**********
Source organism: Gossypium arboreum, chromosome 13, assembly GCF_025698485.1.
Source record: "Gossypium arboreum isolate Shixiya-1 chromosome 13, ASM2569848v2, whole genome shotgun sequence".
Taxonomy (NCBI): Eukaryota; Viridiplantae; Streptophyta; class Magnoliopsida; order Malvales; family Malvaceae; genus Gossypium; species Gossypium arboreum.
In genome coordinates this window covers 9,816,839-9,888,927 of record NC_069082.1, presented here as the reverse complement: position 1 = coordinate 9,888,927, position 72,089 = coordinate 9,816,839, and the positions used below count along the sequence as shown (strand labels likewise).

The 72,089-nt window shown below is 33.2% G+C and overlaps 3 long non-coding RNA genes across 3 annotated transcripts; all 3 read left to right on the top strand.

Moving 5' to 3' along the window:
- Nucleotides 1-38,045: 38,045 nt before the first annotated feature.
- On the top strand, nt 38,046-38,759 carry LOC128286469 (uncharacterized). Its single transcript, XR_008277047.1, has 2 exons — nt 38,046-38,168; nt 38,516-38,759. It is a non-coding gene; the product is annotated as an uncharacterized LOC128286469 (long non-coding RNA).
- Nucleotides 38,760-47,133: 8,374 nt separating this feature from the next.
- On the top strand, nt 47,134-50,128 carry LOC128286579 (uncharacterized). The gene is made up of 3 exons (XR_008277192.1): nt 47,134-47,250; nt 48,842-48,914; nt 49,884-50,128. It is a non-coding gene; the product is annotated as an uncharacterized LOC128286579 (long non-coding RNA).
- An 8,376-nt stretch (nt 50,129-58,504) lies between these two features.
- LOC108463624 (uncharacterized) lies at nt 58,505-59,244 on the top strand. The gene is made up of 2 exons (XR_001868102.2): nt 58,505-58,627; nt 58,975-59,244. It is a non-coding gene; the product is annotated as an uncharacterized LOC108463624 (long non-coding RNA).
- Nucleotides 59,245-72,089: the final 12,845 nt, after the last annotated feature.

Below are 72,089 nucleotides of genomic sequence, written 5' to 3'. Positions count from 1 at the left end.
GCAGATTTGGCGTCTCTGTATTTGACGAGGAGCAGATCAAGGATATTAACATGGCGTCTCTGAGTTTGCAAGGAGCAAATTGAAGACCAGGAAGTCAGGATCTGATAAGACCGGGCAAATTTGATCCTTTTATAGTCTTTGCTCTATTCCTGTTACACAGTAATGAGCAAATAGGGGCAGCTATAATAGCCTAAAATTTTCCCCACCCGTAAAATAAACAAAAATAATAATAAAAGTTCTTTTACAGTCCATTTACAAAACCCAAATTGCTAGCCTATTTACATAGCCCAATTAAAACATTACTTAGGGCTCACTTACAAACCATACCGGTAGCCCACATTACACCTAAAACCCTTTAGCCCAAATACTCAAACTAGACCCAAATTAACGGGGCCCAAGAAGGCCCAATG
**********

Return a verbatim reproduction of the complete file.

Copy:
Source organism: Gossypium arboreum, chromosome 13, assembly GCF_025698485.1.
Source record: "Gossypium arboreum isolate Shixiya-1 chromosome 13, ASM2569848v2, whole genome shotgun sequence".
Taxonomy (NCBI): Eukaryota; Viridiplantae; Streptophyta; class Magnoliopsida; order Malvales; family Malvaceae; genus Gossypium; species Gossypium arboreum.
In genome coordinates this window covers 9,816,839-9,888,927 of record NC_069082.1, presented here as the reverse complement: position 1 = coordinate 9,888,927, position 72,089 = coordinate 9,816,839, and the positions used below count along the sequence as shown (strand labels likewise).

The 72,089-nt window shown below is 33.2% G+C and overlaps 3 long non-coding RNA genes across 3 annotated transcripts; all 3 read left to right on the top strand.

Moving 5' to 3' along the window:
- Nucleotides 1-38,045: 38,045 nt before the first annotated feature.
- On the top strand, nt 38,046-38,759 carry LOC128286469 (uncharacterized). Its single transcript, XR_008277047.1, has 2 exons — nt 38,046-38,168; nt 38,516-38,759. It is a non-coding gene; the product is annotated as an uncharacterized LOC128286469 (long non-coding RNA).
- Nucleotides 38,760-47,133: 8,374 nt separating this feature from the next.
- On the top strand, nt 47,134-50,128 carry LOC128286579 (uncharacterized). The gene is made up of 3 exons (XR_008277192.1): nt 47,134-47,250; nt 48,842-48,914; nt 49,884-50,128. It is a non-coding gene; the product is annotated as an uncharacterized LOC128286579 (long non-coding RNA).
- An 8,376-nt stretch (nt 50,129-58,504) lies between these two features.
- LOC108463624 (uncharacterized) lies at nt 58,505-59,244 on the top strand. The gene is made up of 2 exons (XR_001868102.2): nt 58,505-58,627; nt 58,975-59,244. It is a non-coding gene; the product is annotated as an uncharacterized LOC108463624 (long non-coding RNA).
- Nucleotides 59,245-72,089: the final 12,845 nt, after the last annotated feature.

Below are 72,089 nucleotides of genomic sequence, written 5' to 3'. Positions count from 1 at the left end.
GCAGATTTGGCGTCTCTGTATTTGACGAGGAGCAGATCAAGGATATTAACATGGCGTCTCTGAGTTTGCAAGGAGCAAATTGAAGACCAGGAAGTCAGGATCTGATAAGACCGGGCAAATTTGATCCTTTTATAGTCTTTGCTCTATTCCTGTTACACAGTAATGAGCAAATAGGGGCAGCTATAATAGCCTAAAATTTTCCCCACCCGTAAAATAAACAAAAATAATAATAAAAGTTCTTTTACAGTCCATTTACAAAACCCAAATTGCTAGCCTATTTACATAGCCCAATTAAAACATTACTTAGGGCTCACTTACAAACCATACCGGTAGCCCACATTACACCTAAAACCCTTTAGCCCAAATACTCAAACTAGACCCAAATTAACGGGGCCCAAGAAGGCCCAATG